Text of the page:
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Chapter

Psychology 46-355 Abnormal notes (ch 1)

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Department
Psychology
Course
46-355
Professor
Cochran
Semester
Summer

Description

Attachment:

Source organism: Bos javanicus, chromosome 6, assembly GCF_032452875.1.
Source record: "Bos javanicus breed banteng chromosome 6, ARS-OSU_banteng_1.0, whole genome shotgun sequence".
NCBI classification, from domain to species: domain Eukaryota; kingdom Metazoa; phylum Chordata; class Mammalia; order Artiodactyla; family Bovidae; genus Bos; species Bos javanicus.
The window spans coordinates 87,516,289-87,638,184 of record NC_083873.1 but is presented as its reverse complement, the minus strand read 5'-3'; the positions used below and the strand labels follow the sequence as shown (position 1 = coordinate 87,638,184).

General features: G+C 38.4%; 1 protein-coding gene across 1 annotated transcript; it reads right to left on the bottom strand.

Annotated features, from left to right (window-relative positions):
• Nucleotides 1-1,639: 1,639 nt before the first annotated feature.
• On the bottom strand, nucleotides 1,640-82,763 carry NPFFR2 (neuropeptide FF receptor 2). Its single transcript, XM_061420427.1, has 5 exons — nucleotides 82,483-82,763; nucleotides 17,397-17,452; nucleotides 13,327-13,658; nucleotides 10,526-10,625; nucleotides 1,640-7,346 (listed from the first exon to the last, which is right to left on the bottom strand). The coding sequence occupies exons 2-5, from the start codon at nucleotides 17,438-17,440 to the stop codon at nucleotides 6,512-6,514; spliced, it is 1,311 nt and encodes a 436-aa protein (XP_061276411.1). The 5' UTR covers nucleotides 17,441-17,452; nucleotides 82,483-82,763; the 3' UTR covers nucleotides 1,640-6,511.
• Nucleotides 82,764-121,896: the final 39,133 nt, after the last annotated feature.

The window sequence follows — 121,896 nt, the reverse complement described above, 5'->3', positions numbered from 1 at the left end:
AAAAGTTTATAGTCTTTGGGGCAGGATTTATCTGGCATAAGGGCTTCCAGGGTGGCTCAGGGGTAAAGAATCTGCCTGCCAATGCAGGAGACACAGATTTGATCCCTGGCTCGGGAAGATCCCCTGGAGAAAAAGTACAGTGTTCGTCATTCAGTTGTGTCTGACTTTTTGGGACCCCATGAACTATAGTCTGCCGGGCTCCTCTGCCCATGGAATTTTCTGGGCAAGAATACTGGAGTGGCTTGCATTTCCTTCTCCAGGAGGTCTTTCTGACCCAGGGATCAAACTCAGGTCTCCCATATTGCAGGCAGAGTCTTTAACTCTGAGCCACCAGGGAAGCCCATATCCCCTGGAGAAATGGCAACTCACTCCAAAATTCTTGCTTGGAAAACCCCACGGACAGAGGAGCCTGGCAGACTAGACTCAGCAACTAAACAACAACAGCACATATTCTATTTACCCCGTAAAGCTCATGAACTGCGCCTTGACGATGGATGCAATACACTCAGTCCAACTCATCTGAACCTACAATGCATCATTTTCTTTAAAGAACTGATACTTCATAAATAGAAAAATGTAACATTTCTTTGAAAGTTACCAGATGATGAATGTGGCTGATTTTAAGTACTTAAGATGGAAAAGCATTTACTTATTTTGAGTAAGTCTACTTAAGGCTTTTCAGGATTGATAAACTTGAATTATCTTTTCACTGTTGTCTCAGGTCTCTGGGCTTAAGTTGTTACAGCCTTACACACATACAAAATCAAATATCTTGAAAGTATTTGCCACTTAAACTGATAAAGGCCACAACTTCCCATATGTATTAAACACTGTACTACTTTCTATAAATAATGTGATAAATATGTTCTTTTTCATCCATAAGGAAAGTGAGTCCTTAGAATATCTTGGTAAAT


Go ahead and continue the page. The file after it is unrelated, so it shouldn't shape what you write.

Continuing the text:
CHAPTER 1 • Abnormal (p4) – Behavior defined by Norm Violation, Statistical Rarity, Personal Discomfort, and Maladaptive Behavior. • Norm Violation (p4) – Going against a set of ‘norms’ that society has set. Disadvantage – It enthrones conformity as the ideal pattern of behavior and thereby stigmatizes the nonconformist. • Statistical Rarity (p5) – Abnormality is any substantial deviation from a statistically calculated average. One has only to measure the person’s performance against the average performance…if it falls outside of the average range, it is abnormal. Disadvantage – this approach has no values. It lacks any system for differentiating between desirable and undesirable behaviors. • Personal Discomfort (p6) – If a person is distressed over their thoughts or behaviors, then they may require treatment. It makes people judges of their own normality, rather than subjecting them to the judgment of the society or the diagnostician. Disadvantage – it gives us no standard for evaluating the behavior itself. • Maladaptive Behavior (p6) – Here the question is whether the person, given that behavior pattern, is able to meet the demands of his or her life. ex: hold down a job, deal with friends and family, pay the bills on time, etc. If not, the pattern is abnormal. Disadvantage – n/a. • Deviation from an Ideal (p6) – Behavior deviating from the ‘ideal’ Disadvantage – A person who falls short of an ideal does not necessarily merit the label ‘abnormal’. Psychological theories are as relative to time and place as social norms, and they change even more quickly.. • Medical Model (p9) – (disease model) Abnormal behavior is comparable to disease: each kind of abnormal behavior, like each disease, has specific causes and a specific set of symptoms. It also implies that abnormal behavior is biogenic – resulting from some malfunction within the body. • Psychological Perspectives (p9) - Psychodynamic Perspective –AB issues from unconscious psychological conflicts originating from childhood. Behavioral Perspective – primary cause of AB is inappropriate learning, whereby maladaptive behaviors are rewarded, and adaptive behaviors are not rewarded. Cognitive Perspective – AB is an outgrowth of maladaptive ways of perceiving and thinking about oneself Humanistic-Existential Perspective – AB results from a failure to accept oneself, to take responsibility for one’s actions, and to pursue personal goals. Interpersonal Perspective – AB as the product of disordered relationships. Sociocultural Perspective – AB as the product of broad social forces. Also examines the biases that can influence diagnosis. Biological Perspective – AB in terms of its biological components. 1 • Exorcism (p11) – the accepted cure for possession. Involved coaxing or forcing the evil spirits out of their victim. It involved a widespread variety of techniques, from the mild to the brutal (submerged in water, whipped, starved etc). • Hippocrates (p11) – Greek physician. Set out to prove that all illness, including mental illness, was due to natural causes. His achievement was three-fold: (a) He set himself with the novel task of actually observing cases
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